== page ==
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Josh I agree that bow kite users should launch hooked in. Danny right of way rules state that a rider with right hand forward has righ of way so if the ridder turning around has left hand forward or is downwind of the other rider than the rider has right of way no matter what. Also it says in sailng right of way that you should avoid collision at all times no matter what. So Yes it is your responsibility to look behind you. I know were all guilty of not doing it even me. But that is the right of way rules regarding that.
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  #15  
Old 10-17-2006, 01:58 PM
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  #16  
Old 10-17-2006, 04:40 PM
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Steve- I think you have some good ideas, but i also think you are getting a little ahead of yourself on some of this. I will tell anyone and everyone that I am a certified "USA Waterski" waterski and wakeboard coach. I am proud of it and the training that i went thru, as well as the instruction I can provide. USA Waterski is the governing body of skiing. In order to become a member, you simply pay dues, register, and get a card in the mail. This membership provides accident insurance in any "sanctioned" events, as well as other benefits.(for more details visit www.usawaterski.org) At any tournaments, competitors must sign waivers much like the Tampa Bay Kitemasters waivers for each event, as well as prove USA Waterski Membership. That sport has been around for a very long time, and has gone thru several programs to reach their current status. Yes, it’s a much different sport, but they also went thru a lot of grassroots recruiting and development and could be a great jumping off point for a similar organization for kiters.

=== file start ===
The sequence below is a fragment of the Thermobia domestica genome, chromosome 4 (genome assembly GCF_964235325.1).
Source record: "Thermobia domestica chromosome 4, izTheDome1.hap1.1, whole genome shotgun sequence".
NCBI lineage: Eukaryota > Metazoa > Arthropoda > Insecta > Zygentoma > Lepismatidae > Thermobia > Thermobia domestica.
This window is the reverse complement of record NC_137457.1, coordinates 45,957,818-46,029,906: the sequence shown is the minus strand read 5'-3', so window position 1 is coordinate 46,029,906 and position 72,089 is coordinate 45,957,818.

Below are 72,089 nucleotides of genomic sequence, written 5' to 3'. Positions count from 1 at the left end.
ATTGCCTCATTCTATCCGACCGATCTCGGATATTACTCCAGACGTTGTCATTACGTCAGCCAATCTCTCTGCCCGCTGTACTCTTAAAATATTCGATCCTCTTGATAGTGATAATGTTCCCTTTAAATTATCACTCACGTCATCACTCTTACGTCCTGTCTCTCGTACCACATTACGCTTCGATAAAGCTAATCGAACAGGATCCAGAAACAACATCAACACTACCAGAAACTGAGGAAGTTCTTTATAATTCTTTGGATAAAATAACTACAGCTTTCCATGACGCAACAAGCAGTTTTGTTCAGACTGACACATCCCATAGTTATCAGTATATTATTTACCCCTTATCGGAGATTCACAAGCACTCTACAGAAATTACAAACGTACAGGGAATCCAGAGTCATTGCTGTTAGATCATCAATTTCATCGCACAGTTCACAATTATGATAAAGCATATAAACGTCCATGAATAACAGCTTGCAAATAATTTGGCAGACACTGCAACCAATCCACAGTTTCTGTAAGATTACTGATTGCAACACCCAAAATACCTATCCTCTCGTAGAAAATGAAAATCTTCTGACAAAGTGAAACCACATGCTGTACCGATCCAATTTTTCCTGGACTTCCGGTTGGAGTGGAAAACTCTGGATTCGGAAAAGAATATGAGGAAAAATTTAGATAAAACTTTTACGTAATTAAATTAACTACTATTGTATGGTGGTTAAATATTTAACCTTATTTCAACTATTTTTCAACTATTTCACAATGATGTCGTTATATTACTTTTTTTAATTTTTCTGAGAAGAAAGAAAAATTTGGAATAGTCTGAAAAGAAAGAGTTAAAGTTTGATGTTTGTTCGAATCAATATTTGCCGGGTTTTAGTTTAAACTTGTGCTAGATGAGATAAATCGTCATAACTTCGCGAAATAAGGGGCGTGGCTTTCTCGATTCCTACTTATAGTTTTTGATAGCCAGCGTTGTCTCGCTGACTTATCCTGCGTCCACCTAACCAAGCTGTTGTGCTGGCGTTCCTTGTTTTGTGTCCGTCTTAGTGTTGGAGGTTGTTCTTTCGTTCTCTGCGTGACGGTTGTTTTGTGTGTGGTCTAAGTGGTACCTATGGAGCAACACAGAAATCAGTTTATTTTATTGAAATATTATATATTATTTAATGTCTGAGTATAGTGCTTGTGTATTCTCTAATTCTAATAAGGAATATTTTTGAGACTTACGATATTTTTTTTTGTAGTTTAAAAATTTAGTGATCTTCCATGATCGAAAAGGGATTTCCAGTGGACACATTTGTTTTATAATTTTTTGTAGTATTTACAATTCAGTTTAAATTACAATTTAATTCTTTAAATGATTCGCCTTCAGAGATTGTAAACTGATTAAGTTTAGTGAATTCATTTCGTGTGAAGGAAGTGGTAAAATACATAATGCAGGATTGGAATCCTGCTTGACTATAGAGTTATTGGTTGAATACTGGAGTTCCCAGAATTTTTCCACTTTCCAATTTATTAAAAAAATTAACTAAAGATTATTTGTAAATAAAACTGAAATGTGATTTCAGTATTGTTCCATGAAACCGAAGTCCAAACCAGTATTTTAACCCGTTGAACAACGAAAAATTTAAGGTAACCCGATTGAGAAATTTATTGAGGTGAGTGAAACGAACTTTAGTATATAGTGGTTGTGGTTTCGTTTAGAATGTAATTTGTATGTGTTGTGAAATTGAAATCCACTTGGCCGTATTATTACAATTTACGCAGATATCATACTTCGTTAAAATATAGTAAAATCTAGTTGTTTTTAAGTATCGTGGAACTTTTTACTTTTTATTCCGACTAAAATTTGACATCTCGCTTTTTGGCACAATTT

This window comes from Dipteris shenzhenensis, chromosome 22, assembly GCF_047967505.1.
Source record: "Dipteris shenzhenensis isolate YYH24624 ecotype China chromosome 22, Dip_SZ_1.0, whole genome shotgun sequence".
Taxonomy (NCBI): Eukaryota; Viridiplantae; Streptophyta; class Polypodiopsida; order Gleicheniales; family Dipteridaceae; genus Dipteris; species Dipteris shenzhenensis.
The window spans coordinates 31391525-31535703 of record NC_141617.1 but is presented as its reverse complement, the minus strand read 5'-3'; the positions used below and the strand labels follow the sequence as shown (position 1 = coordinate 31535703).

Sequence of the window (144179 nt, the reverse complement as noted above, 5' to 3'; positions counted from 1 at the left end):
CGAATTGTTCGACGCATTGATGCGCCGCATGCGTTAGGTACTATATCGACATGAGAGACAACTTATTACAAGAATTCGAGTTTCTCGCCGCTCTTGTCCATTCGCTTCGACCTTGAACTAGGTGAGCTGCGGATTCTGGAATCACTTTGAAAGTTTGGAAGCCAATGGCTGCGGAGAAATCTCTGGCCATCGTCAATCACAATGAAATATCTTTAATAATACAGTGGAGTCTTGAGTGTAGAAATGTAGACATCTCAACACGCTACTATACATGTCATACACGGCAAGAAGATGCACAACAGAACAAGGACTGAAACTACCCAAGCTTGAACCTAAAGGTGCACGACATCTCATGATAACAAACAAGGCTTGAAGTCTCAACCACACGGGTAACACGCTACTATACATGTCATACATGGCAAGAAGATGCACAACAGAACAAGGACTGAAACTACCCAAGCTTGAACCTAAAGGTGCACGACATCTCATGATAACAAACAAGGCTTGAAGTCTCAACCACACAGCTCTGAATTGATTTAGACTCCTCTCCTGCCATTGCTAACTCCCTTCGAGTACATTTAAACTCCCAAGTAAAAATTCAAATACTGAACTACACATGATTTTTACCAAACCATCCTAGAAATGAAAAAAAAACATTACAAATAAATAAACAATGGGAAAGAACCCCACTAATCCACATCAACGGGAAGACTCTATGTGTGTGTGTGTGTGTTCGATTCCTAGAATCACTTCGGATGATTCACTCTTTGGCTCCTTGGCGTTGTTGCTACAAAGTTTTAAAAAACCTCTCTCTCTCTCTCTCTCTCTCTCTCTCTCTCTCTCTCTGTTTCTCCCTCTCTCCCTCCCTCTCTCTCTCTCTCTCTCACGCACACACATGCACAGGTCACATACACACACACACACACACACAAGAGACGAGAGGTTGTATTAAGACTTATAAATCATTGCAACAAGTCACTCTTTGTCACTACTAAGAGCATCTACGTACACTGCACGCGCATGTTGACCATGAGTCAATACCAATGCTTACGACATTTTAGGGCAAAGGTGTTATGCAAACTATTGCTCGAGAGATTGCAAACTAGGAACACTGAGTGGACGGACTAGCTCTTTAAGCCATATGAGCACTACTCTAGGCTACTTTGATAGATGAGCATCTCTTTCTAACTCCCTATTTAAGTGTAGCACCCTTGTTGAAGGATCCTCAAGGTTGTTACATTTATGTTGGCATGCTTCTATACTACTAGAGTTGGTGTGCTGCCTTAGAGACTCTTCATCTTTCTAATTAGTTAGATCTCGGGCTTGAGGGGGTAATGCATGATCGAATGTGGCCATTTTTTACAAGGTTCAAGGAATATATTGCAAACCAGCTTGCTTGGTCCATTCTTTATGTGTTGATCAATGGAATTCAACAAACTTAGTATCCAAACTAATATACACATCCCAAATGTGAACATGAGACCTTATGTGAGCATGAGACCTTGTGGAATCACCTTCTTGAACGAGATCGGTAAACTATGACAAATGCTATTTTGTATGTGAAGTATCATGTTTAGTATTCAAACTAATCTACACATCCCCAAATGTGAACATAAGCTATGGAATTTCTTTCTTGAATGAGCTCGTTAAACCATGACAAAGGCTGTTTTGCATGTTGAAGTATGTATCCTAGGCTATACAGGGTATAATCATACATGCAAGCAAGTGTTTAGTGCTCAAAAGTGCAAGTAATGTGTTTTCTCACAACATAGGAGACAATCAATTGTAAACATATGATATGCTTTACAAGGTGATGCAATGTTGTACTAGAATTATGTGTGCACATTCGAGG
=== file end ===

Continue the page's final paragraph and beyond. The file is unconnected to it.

Now if I choose to go out on the boat waterskiing on my local lake, I cannot assume that every other boat driver on the water is certified or that they even know how to drive a boat, nor can I or should I. I can only assume responsibility for myself and I need to be aware of my surroundings at all times. Nowhere does it state in the worldwide sport of waterskiing that you can't come ski on this public lake if you're not certified. Sure, you can't compete in my event if you're not certified, but we can't control everyone and quite frankly its not "our beach" (although sometimes it feels that way).

A state park with a public beach is a place for people to come and do their own thing. Unfortunately that involves stupid tourists and non-locals who aren't familiar, putting us all at risk. We need to do what we can to "self-regulate", and be approachable enough to offer advice about the launch sites to people we don't recognize. I have seen Scott approach a new rider at the Skyway...step into the water and give him some advice about safety issues and make the decision that either the kite needs to be brought down and the rider needs some lessons, or if he simply needs to be pointed towards an area with less hazards. He did not need to cut the kid's lines or threaten him, but he got his point across and now the guy knows.